Sort one sequence by O(n) in time and O(1) in space

Steven D'Aprano steve at pearwood.info
Tue Feb 11 06:20:28 CET 2014


On Mon, 10 Feb 2014 10:20:33 +0000, Sturla Molden wrote:

> Wesley <nispray at gmail.com> wrote:
>> [Wesley] This is not homework:-)
>> And actually I am new to algorithm, so you guys can feel free to say
>> anything you want
> 
> In general, we cannot sort a sequence in O(n) time. O(n log n) is the
> lower bound on the complexity.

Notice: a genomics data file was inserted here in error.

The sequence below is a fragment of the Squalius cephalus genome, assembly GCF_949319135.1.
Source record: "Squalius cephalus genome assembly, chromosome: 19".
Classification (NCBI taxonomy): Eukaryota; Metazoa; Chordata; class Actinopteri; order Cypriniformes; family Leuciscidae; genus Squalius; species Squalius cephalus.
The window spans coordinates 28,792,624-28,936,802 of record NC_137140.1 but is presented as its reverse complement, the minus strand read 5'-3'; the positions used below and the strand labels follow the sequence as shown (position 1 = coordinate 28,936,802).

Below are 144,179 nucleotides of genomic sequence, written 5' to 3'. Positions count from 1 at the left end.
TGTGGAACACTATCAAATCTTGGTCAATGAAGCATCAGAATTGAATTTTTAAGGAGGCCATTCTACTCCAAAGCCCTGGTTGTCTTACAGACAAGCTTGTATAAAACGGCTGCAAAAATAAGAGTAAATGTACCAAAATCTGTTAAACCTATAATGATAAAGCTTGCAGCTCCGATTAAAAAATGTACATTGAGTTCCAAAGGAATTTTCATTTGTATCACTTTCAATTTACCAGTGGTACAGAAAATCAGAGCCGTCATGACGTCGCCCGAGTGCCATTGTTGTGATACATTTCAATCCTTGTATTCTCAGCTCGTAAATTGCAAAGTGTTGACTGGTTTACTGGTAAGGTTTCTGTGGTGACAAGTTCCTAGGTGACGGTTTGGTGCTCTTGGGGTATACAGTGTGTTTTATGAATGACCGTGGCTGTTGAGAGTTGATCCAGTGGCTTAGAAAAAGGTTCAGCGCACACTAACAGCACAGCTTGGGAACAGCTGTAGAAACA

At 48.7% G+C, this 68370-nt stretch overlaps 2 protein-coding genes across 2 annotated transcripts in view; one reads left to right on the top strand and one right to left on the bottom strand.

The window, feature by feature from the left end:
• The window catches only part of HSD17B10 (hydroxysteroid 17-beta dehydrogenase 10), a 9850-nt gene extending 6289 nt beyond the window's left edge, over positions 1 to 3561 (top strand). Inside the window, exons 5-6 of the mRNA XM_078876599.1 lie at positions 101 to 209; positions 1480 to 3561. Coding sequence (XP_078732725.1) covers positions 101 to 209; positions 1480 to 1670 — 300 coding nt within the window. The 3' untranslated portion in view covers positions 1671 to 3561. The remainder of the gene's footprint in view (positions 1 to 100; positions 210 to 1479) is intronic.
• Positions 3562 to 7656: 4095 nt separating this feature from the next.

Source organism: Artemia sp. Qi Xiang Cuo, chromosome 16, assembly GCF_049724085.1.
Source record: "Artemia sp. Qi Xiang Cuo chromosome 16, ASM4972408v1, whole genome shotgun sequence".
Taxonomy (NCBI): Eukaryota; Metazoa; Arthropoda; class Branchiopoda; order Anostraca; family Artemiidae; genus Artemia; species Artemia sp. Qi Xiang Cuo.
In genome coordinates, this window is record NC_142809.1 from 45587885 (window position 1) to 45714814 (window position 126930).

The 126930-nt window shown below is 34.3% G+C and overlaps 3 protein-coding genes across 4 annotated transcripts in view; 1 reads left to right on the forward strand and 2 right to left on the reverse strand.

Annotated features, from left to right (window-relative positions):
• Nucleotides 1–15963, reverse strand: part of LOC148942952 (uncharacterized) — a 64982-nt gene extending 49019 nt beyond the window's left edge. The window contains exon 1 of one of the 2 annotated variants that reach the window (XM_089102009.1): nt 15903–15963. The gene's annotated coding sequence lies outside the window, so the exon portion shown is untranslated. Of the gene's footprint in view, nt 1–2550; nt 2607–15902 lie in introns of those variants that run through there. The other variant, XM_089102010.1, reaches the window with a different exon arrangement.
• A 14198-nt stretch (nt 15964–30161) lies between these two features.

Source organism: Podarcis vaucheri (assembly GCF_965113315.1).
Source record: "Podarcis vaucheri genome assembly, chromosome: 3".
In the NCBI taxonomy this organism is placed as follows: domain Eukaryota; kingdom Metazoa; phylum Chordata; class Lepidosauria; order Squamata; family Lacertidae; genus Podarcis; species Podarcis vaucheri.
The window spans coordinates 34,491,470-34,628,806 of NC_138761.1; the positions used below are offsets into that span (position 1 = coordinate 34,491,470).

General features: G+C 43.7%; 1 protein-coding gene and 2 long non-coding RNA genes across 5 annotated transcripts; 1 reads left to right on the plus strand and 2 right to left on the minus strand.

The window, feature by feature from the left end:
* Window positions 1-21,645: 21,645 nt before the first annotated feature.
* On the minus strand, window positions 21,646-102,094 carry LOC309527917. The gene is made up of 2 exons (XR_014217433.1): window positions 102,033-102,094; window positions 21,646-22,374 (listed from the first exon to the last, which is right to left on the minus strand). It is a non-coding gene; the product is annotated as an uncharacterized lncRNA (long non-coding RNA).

Firstly, you're talking about average complexity, not best-case 
complexity. The base-case can be O(N) for a sequence which is already 
sorted. Worst case can be much greater, e.g. O(N**2) for Quicksort, or 
unbounded for Bogosort. (That is, Bogosort is not guaranteed to sort a 
sequence even after infinite time!)

Secondly, O(N*log N) applies to *comparison sorts*. Non-comparison sorts 
such as radix-, counting- and bucket-sort have average case complexity of 
O(N). See, for example:

http://algorithmstwo.soc.srcf.net/resources/asides/noncomparison/

http://en.wikipedia.org/wiki/Bead_sort

http://en.wikipedia.org/wiki/Radix_sort

http://en.wikipedia.org/wiki/Spaghetti_sort


etc.


-- 
Steven



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